Governance, Policies and Legal Conditions for Access to MarketReflections on policy, regulation and governance for Open Innovation: Toward a research and policy 'enabling framework'

Author: Takis Damaskopoulos & Anna Sadowska
Series: Research report
Publication Date: 2012
Category: Premium Membership

This report is part of the Open Innovation Strategy and Policy Group (OISPG) annual Yearbook series.




Introduction
This paper outlines an approach to the analysis of policy, regulation and governance conditions that can facilitate and extend practices of Open Innovation (OI). The approach stems from several streams of research currently underway at the European Institute of Interdisciplinary Research (EIIR) that address trajectories related to the development of the Future of the Internet. The approach is designed to identity and evaluate key enablers of, and barriers to, OI specifically framing them in ways that make them subjects for policy and regulatory action, along with the modalities of implementation, specifically the identification of the key actors/decision-makers/stakeholders, as well as the institutional vehicles, whose engagement and involvement is deemed critical for the design and implementation of OI initiatives. 

 

Defining OI as a policy, regulation and governance field

Current research demonstrates that whether the Internet is viewed as ‘polymorphic networks of networks' or as an ‘execution environment for smart applications, services, interaction, experience, and data'[1], defining OI as a technology problem is not at all straightforward. It is less so when it comes to policy, regulation or governance. OI as a policy and regulation field is not obvious, self-evident or a subject of consensus among its key stakeholders, be they researchers, practitioners or policy makers. In fact, the OI ‘field', in much the same way as the Future Internet itself, can best be conceptualized as a ‘contested terrain' encompassing positions that range from ‘minimalism' to ‘maximalism' regarding the role of policy, regulation and governance[2] [3]. An important part of the work outlined here is to animate this field as a ‘forum' in order to enable the OI community to identify paths that might lead to equitable and consensus-based policy responses that generate optimal benefits.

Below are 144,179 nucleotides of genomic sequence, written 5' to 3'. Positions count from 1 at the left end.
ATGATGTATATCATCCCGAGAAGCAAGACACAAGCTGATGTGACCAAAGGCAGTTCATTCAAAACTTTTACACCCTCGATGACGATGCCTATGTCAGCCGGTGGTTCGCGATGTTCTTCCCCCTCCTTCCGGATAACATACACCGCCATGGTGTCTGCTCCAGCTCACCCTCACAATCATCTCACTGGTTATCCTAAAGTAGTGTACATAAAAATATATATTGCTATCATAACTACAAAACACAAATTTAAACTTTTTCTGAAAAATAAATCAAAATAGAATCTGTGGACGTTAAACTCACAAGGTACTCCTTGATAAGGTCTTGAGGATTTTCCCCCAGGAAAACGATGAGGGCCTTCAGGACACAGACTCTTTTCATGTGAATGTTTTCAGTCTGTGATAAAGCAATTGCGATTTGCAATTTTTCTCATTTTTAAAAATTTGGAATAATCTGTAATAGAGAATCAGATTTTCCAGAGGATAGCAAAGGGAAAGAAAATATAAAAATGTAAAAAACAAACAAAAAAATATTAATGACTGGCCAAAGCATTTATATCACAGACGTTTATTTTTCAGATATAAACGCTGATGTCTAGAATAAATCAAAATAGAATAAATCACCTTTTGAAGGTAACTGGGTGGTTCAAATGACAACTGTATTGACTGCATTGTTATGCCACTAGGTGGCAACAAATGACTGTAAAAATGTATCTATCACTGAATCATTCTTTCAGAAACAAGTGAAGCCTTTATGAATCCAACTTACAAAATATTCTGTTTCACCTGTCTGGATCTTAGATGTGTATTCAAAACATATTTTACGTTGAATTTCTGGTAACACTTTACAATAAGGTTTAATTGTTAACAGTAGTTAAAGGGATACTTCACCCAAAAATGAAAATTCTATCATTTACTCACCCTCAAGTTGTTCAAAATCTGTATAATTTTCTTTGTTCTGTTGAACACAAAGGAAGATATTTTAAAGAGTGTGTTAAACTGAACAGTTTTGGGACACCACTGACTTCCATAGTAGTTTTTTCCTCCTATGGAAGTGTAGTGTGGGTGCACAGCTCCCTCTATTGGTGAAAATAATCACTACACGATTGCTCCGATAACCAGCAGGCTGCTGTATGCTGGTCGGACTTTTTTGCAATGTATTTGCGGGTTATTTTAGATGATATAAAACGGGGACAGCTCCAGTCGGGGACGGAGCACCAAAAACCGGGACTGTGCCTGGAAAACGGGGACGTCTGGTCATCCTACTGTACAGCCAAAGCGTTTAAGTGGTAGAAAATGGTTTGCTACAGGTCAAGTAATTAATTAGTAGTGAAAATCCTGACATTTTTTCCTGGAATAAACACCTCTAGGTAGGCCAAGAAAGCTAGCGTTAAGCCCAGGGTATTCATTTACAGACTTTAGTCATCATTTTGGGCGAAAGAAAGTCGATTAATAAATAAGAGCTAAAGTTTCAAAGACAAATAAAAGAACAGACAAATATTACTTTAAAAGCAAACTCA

There are several debate currents on the optimal level of policy, regulation and governance of OI. Most of them focus not so much on ‘policy' or ‘regulation' as much as they do on governance. The term ‘governance' does not refer exclusively to acts or duties of government. Governments do play an important role in many forms of governance. However, the concept is broader, and extends beyond merely the state apparatus. Governance, apart from traditional policy and law includes multiple tools and mechanisms. Governance can operate through several other equally important channels such as institutional design, decision-making structures and procedures, social norms, and technology.

In order to operationalize the term in the context of OI it might be useful to refer to political science and political economy terminology regarding the exercise of power in social and political systems. From this vantage point, the terms governance, policy and policy implementation are fundamental to the overall governance process: governance is about "who" has rights to take decisions, to exercise power in a given domain of concern; policy is about "what" policies and rules are to be implemented in order to the achieve the goals of those who exercise power; policy implementation is about "how" to put into place and enforce the policy, which opens up the question of democratic participatory regimes, and their alternatives[4].

This broader problématique of governance is particularly relevant when it comes to discussions of OI policy and regulation design. One way to conceptualize a fruitful approach that addresses the policy, regulation and governance aspects of OI is with reference to ‘layers' of governance. This approach argues that modern communications networks, and specifically the Internet, should be understood as a series of ‘layers' rather than as an assorted complex of different technologies. The approach lists at least three such layers: 1) a physical infrastructure layer, through which information travels; 2) a code or logical layer that controls the infrastructure; 3) a content layer, which contains the information that runs through the network[5].

The approach is by no means exhaustive. It is possible to change the names of the ‘layers' or include several additional ‘layers'. The point is not which specific layers we choose, but that OI as a policy, regulation and governance field can be broken up into discrete analytical categories. As a consequence, OI governance can be organized on multiple ‘layers' that have diverse magnitudes of impact in different domains that individually might affect the development of the whole. One important issue in this respect concerns synchronization or coherence of decisions at different ‘layers' that might affect the development of OI as a whole.